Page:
Monday, 18 August 2014

Day 105: Around Nuremberg - Mon 18 Aug

Day 105: Around Nuremberg - Mon 18 Aug
This was a huge day. Began by walking to site of Nazi Party rallies between 1933-38, week long propaganda assemblies held annually. The Great Road, Zeppelin Field (named after 1909 airship landing) and Congress Hall were never completed, now minimally maintained. 

Rally Grounds

Congress Hall


Passed lake to go through new Documentation Central Museum in the enormous old Hall (designed to fit over 200,000 Hitler followers at any one time). This was a most impressive chronological display, charting rise of Hitler and Nazism and successful use of technology and propaganda to incrementally indoctrinate masses. Photos, posters, letters traced war, Holocaust, defeat by Allies, concluding with the Nuremberg trials. The video of trials including recent interviews with Germans who had lived through the times proved a moving conclusion to visit.

Caught tram into city, and walked/ rode underground subway to see religious sights - (1) St Lawrence medieval Cathedral, one of first Lutheran churches in Germany (2) the Frauenkirche (3) St Sebalt's medieval church (restored since serious WWII damage), and (4) contrasting St Katharina’s which has been left in ruins as a memorial.

St Lawrence

Brick gothic Church of Our Lady
St Katharina's

    Other sights were equally intriguing - we could easily have spent more time in Nuremberg.

Debtors Prison - for men of iron...

Weiser Tower

Nassauer House: Imperial counsellor residence
Bounty from the woods...

Way of Cross along streets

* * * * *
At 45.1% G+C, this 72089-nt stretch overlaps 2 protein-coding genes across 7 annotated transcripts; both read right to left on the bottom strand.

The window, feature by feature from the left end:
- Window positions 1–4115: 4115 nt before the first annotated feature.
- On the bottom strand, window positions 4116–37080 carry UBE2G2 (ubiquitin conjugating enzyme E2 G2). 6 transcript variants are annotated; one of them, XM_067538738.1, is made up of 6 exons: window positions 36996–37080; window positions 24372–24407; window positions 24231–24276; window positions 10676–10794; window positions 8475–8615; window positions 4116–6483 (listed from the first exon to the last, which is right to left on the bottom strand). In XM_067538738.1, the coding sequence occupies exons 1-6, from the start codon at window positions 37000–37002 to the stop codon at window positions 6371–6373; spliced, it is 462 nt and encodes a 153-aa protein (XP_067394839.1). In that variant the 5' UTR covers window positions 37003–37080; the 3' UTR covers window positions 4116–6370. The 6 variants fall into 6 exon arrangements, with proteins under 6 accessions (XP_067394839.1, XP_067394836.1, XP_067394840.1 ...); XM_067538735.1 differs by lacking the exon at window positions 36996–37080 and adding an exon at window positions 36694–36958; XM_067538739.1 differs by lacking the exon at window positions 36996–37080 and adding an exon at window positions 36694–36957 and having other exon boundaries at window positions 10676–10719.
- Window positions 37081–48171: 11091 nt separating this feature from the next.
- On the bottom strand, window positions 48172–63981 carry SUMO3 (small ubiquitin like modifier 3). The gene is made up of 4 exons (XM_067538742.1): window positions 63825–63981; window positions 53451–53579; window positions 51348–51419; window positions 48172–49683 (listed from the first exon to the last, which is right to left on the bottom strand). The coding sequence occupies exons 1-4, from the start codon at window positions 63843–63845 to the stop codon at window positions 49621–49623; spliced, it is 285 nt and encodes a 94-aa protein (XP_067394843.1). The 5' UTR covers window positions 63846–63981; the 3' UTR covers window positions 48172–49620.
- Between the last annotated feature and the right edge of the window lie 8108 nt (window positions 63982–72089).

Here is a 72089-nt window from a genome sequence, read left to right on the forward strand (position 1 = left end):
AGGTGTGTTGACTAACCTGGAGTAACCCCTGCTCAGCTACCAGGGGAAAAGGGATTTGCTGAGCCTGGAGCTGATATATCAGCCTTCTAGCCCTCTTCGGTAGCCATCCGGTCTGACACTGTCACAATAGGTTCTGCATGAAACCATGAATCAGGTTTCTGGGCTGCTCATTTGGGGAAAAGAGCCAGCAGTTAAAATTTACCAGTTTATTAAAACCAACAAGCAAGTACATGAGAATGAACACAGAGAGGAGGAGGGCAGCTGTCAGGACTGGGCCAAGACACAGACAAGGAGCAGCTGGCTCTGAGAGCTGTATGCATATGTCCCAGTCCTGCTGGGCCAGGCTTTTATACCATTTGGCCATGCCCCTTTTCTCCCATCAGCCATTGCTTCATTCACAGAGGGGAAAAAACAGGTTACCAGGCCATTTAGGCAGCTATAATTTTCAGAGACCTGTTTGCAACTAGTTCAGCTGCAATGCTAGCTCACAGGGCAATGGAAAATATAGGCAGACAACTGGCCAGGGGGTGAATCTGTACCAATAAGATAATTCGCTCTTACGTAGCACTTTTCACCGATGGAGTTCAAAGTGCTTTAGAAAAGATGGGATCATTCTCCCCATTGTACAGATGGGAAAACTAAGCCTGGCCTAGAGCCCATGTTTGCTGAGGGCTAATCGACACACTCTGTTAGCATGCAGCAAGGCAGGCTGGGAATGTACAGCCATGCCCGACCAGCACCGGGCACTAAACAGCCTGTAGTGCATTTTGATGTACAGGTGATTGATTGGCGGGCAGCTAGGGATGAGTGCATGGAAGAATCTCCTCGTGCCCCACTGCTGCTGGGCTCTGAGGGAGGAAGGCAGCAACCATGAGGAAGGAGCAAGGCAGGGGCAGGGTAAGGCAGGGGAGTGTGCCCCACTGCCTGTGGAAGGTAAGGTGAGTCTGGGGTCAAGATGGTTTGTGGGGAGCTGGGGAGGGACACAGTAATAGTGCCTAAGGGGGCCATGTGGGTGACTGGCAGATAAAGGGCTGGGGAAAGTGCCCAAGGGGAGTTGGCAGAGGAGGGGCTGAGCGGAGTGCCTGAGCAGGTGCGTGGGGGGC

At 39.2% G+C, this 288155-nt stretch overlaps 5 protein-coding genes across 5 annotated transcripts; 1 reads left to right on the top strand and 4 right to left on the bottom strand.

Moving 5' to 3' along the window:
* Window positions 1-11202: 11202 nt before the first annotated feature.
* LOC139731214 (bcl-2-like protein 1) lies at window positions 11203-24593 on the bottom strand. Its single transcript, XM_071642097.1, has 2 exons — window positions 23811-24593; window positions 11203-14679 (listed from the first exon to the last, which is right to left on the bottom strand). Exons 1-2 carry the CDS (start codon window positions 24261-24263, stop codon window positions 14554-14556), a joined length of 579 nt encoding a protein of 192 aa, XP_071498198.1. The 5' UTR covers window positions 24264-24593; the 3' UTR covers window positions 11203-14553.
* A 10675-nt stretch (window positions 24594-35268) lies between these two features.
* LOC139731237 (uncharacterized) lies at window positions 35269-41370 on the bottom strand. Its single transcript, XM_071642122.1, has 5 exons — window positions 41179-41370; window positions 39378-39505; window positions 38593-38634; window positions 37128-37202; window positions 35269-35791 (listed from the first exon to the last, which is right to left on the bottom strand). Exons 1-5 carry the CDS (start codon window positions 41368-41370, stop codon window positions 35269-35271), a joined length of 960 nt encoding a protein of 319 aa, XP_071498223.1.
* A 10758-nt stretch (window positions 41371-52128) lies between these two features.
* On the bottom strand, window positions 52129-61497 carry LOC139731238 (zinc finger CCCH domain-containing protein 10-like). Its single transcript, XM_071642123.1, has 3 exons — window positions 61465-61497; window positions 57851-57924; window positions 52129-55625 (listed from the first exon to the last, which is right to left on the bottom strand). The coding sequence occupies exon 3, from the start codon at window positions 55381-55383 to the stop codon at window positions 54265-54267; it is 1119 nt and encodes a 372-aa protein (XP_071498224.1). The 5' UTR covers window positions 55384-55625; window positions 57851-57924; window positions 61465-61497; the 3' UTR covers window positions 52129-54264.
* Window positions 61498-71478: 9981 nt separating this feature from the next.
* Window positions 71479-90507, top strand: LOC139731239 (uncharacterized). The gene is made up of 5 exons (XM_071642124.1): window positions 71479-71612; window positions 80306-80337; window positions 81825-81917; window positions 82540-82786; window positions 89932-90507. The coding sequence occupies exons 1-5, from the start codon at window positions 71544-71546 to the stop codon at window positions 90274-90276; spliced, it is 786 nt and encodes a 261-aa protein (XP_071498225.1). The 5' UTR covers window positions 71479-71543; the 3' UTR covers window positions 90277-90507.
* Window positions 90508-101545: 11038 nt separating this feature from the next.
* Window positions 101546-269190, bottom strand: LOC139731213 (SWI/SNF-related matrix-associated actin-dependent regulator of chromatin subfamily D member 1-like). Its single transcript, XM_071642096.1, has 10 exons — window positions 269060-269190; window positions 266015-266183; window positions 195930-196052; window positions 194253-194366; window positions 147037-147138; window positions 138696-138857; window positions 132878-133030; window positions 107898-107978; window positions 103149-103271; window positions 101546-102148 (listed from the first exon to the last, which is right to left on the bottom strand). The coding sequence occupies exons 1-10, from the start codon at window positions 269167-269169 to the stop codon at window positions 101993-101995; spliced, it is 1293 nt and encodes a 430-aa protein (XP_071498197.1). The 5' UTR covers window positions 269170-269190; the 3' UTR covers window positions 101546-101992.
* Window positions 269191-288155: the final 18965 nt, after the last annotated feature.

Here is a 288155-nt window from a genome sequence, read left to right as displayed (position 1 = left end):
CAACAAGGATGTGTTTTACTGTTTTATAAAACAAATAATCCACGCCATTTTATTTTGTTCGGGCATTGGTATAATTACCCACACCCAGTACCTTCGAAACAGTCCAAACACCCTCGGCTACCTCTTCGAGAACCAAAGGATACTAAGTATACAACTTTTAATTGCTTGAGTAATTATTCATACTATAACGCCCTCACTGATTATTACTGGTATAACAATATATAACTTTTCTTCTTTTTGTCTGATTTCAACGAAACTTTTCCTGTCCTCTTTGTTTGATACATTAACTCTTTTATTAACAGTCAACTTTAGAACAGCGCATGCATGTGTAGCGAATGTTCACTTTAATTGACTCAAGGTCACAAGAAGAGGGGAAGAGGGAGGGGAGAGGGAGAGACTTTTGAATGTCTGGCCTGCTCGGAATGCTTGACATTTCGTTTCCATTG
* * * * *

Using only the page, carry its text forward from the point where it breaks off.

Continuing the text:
The 11th century Kaiserburg Imperial Castle was impressive on its rock wall above the town – one of its magnificent bastions housed an astronomical observatory in Middle Ages. Good views over the jam-packed Old City from the ramparts (including twin towers of St Lorenz).

The Marriage Carousel fountain created by Jurgen Weber, relates to a 1541 poem by Hans Sachs: “Bitter-Sweet Married Life” a dramatic portrayal from courtship to death. Weber designed a roundabout with six carriages, each in shape of an animal to match the scene:
§  young beauty rising from shell, the admiring trumpeter and lustful billy-goat
§  loving young couple in a swan bed
§  mother feeding her children in a pelican (from Christian legend of bird tearing open breast to feed offspring)
§  the older man holding his wife in chains, tearing off her dress to take her by force
§  the fat woman devouring cakes and her desperate skinny husband, carried by a wolverine
§  eternal fighting of an old skeletal couple on a giant lizard


Beautiful Fountain

Apparently viewers either love or hate the satirical work – it certainly gave Wanderoos a good laugh! The grotesque figures of Marriage Fountain contrasted with Beautiful Fountain where we watched a child climb the wrought iron fence to twist the good-luck brass ring.

Retraced our steps back home into drizzling rain, but were rewarded with “reconciliation rainbow” above the decaying Nazi Rally grounds.

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